3 Days in Salar de Uyuni, Bolivia

October 20-23, 2015

We arrived in Uyuni around 5 or so.  After getting our bearings we looked around the bus station, which was just an outdoor stretch of pavement along the street, for a bus to Villazon.  We booked a 10-hour overnight bus ride to Villazon, departed at 8pm and arrived at 4 in the morning—how shitty!  It cost us 100 bolivianos ($14.50).  Unfortunately the bus is not a cama, or even a semi cama, which means the seats don’t recline at all.  This is where Xanax and a shot of Vodka is the difference between sleep and a night of torture.

After checking out no less than half a dozen hostels we found one and dropped our bags off.  We enjoyed a drink in the town center, which was incredibly small.  Uyuni would be a ghost town if it weren’t for the Salt Flats nearby.  After our drink we had the best dinner either of us had eaten in a long time.  At first we split an order of beef from this local place that cooked the meat on a grill outside.  The dish included several cuts of Argentine Steak, a potato, a salad with beets, and rice.  For 40 bolivianos ($5.75) it was a good price.  Even though we weren’t too hungry after spitting the dish we decided on another since it tasted so good.  We ordered the llama, which included the same accompaniments but the meat with a smaller llama steak and quite a few llama ribs.  It was great, but not as good as the steak.  This dish was only 25 bolivianos ($3.60).  We have to split another order when we arrive back in Uyuni…before our night bus.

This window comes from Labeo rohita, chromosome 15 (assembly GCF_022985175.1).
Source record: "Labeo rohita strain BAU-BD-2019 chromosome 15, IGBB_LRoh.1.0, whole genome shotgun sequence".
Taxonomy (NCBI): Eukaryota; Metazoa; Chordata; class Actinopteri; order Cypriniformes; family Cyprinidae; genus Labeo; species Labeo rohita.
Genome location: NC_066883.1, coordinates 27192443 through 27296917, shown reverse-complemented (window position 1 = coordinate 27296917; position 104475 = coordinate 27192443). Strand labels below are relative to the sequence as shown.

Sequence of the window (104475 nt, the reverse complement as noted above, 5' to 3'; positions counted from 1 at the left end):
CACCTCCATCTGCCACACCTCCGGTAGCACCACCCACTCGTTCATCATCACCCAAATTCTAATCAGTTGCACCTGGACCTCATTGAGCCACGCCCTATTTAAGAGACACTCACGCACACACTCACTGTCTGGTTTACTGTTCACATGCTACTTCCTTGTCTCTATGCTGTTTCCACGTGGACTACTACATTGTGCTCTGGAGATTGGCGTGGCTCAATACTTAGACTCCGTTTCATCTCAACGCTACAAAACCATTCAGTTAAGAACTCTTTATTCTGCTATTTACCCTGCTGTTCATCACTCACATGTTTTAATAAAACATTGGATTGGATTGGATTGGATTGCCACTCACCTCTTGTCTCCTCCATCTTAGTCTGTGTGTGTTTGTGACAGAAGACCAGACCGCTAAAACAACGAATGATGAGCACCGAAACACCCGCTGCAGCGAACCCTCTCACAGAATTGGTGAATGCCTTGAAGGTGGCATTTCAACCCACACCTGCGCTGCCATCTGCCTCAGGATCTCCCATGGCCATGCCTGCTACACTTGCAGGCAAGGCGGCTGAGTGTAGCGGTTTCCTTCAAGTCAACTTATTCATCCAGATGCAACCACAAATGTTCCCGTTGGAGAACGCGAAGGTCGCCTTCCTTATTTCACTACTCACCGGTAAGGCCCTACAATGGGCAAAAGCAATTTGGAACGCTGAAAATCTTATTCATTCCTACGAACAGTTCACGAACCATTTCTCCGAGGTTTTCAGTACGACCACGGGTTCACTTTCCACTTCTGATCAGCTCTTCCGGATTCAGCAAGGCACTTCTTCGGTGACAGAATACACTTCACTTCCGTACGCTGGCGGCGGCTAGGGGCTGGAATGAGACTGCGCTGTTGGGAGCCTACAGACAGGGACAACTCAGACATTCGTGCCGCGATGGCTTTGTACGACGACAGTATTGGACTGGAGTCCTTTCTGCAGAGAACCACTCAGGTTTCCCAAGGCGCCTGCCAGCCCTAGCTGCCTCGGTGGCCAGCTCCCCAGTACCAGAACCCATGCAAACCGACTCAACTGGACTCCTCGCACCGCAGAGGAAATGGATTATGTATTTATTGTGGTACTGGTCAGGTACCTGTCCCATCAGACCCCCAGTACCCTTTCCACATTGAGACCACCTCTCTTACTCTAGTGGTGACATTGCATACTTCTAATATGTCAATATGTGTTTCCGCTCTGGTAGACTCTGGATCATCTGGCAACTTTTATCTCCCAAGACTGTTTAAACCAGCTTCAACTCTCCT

We got to our tour office at 10:00 in the morning but we didn’t leave until closer to 11.  We booked with Giselle Tours, but were somehow put on an Oasis Tour.  In our group were two Czech men and a couple that now lives in Barcelona.  The guy was from Venice and the girl was from Barcelona.

Day 1 of the Tour: The World's Largest Salt Flat

On the first day you we visited the salt flats. In the dry season this is a hallucinogenic white landscape. In the rain it is mostly submerged and will show a perfect reflection of the sky.  We did not see it in the rainy season however.

  • Train Graveyard - A place with a lot of wrecked old steam locomotives.

The Train Graveyard in Salar de Uyuni, Bolivia

The Train Graveyard in Salar de Uyuni, Bolivia